A project can be set up on another node. The command does rlogin and then sets up the project on the remote node.

When a project member enters the project for the first time, the command creates a subdirectory with the system name under the member´s directory. Optionally, a complete directory structure that corresponds to the system structure may be created. In that case the option -a should be used.

Each subsystem directory contains an RCS link. The RCS links point to the RCS libraries that are placed in the corresponding system configuration.

Example:

project set proj1 sys1/1.0-0/sub1/sub2

The project member gets the new current directory members/user1/sys1/1.0-0/sub1/sub2 placed in the proj1 directory.

In the Work Configuration Model the programmers see in the new work configuration only the work versions of files. In old configurations they see old versions of files.

In the Reference Configuration Model the programmers see all versions of files in all configurations, because all versions of the files are stored in the same RCS library.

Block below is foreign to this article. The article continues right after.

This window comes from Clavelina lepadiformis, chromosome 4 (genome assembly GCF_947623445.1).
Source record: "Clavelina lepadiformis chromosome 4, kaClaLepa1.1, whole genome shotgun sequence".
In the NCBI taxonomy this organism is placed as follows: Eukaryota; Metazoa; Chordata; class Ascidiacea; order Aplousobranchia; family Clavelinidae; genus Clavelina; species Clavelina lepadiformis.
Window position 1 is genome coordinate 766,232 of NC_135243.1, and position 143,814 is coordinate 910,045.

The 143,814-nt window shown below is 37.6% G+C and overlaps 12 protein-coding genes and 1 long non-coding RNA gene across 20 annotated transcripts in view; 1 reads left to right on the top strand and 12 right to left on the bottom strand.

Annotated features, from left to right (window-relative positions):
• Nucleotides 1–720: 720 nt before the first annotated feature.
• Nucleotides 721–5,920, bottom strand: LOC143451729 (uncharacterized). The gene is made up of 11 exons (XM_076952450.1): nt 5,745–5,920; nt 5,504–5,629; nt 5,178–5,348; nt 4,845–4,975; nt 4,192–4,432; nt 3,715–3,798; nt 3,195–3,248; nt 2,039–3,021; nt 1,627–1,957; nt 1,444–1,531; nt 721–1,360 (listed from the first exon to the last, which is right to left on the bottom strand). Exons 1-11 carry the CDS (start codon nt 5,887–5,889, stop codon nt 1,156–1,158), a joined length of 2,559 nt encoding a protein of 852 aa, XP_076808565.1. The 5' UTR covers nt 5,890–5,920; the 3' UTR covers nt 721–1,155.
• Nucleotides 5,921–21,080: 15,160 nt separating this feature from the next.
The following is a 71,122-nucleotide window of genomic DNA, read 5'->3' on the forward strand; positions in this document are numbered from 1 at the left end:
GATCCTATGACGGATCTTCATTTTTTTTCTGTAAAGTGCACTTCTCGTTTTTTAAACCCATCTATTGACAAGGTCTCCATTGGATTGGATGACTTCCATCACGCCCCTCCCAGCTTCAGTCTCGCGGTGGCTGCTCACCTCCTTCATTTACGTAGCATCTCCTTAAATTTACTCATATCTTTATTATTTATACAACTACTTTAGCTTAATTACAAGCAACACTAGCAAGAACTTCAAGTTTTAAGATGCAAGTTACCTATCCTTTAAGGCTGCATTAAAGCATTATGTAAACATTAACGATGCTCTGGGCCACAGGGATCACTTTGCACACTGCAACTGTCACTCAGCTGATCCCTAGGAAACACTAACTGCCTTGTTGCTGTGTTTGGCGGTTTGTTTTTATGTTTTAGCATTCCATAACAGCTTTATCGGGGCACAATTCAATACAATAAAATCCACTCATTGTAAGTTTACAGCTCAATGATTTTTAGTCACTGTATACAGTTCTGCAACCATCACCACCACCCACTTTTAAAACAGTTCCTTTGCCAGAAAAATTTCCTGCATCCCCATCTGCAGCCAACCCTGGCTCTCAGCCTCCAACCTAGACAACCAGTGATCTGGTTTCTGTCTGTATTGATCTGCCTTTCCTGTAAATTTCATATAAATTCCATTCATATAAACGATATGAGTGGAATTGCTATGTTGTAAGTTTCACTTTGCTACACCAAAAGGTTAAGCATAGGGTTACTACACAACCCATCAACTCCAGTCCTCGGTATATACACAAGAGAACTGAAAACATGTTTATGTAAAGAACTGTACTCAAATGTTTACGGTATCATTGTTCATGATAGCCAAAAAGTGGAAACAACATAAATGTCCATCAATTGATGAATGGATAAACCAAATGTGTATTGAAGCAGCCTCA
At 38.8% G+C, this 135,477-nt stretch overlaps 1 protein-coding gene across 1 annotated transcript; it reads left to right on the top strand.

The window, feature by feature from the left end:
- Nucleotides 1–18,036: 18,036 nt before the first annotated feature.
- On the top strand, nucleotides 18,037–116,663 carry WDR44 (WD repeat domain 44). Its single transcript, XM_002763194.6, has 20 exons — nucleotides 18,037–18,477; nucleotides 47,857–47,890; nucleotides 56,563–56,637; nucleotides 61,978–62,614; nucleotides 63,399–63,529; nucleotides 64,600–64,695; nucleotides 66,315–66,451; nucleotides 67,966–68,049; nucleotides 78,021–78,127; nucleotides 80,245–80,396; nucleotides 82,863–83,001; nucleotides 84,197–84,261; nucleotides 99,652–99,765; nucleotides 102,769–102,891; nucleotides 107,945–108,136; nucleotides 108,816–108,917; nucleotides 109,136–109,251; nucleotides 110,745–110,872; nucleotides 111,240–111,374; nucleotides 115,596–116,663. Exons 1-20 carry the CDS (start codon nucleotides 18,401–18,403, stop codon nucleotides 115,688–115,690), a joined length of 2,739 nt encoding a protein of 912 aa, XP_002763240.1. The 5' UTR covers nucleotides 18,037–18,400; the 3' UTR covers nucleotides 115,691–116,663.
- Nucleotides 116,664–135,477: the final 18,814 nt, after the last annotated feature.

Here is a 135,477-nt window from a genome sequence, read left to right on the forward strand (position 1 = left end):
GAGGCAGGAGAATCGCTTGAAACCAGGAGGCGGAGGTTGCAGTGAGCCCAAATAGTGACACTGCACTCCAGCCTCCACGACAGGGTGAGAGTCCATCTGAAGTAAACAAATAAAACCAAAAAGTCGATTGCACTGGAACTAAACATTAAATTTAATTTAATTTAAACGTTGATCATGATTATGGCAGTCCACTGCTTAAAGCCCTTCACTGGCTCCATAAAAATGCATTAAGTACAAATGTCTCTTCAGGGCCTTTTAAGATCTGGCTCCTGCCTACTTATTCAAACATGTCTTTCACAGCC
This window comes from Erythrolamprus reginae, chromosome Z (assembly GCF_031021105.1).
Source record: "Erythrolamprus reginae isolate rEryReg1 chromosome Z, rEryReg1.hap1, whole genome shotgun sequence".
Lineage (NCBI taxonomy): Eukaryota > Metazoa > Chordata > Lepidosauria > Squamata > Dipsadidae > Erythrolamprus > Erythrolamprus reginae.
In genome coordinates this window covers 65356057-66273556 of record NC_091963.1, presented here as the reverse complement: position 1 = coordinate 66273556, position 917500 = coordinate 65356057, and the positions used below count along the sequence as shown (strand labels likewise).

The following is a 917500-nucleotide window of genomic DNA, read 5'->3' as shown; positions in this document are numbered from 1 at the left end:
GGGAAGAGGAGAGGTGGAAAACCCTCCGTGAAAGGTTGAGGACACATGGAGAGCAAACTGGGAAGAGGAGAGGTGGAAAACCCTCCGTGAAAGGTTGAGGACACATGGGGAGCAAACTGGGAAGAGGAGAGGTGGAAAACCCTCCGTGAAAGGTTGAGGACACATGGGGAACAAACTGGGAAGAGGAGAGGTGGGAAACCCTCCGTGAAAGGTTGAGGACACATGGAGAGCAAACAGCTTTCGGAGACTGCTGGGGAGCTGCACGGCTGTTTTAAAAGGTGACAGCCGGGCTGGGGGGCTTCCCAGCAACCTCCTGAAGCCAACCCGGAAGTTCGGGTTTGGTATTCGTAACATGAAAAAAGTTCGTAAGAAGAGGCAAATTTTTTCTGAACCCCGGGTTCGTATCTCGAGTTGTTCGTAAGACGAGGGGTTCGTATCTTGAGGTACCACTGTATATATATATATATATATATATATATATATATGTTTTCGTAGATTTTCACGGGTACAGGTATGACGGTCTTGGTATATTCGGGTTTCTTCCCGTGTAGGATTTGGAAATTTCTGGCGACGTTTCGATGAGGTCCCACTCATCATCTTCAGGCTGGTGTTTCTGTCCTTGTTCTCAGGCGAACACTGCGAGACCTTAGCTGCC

5.2 Using SDE-CORE commands in a Project

When working in a project, programmers may use SDE tools with Motif user interface, SoftBench tools, and line commands. SDE encourages the usage of tools with Motif user interface, but users may use any combination of tools.

SDE Control Panel, SDE VersionWorks and SDE CR Manager, are the most appropriate tools for everyday usage. A standatd way to start an SDE session is to start a tool from SDE Control Panel that includes user's sessions. SDE Control Panel is started by the command

sde

The GUI applications provide a user-friendly interface to the SDE-CORE line commands. There is a specific manual for these tools, SDE-CORE - GUI Applications User's Manual.

This chapter describes only the SDE-CORE line commands.

5.2.1 SDE-CORE line commands

For everyday work, programmers need a few commands for retrieving and storing files in the RCS libraries. The programmers may use original RCS commands, or SDE-CORE commands that are based on RCS commands, but are somewhat more user friendly and adjusted to the SDE-CORE system structure. Softbench Development Manager may also be used.

The following commands are part of SDE-CORE:

5.3 Setting a File Version Status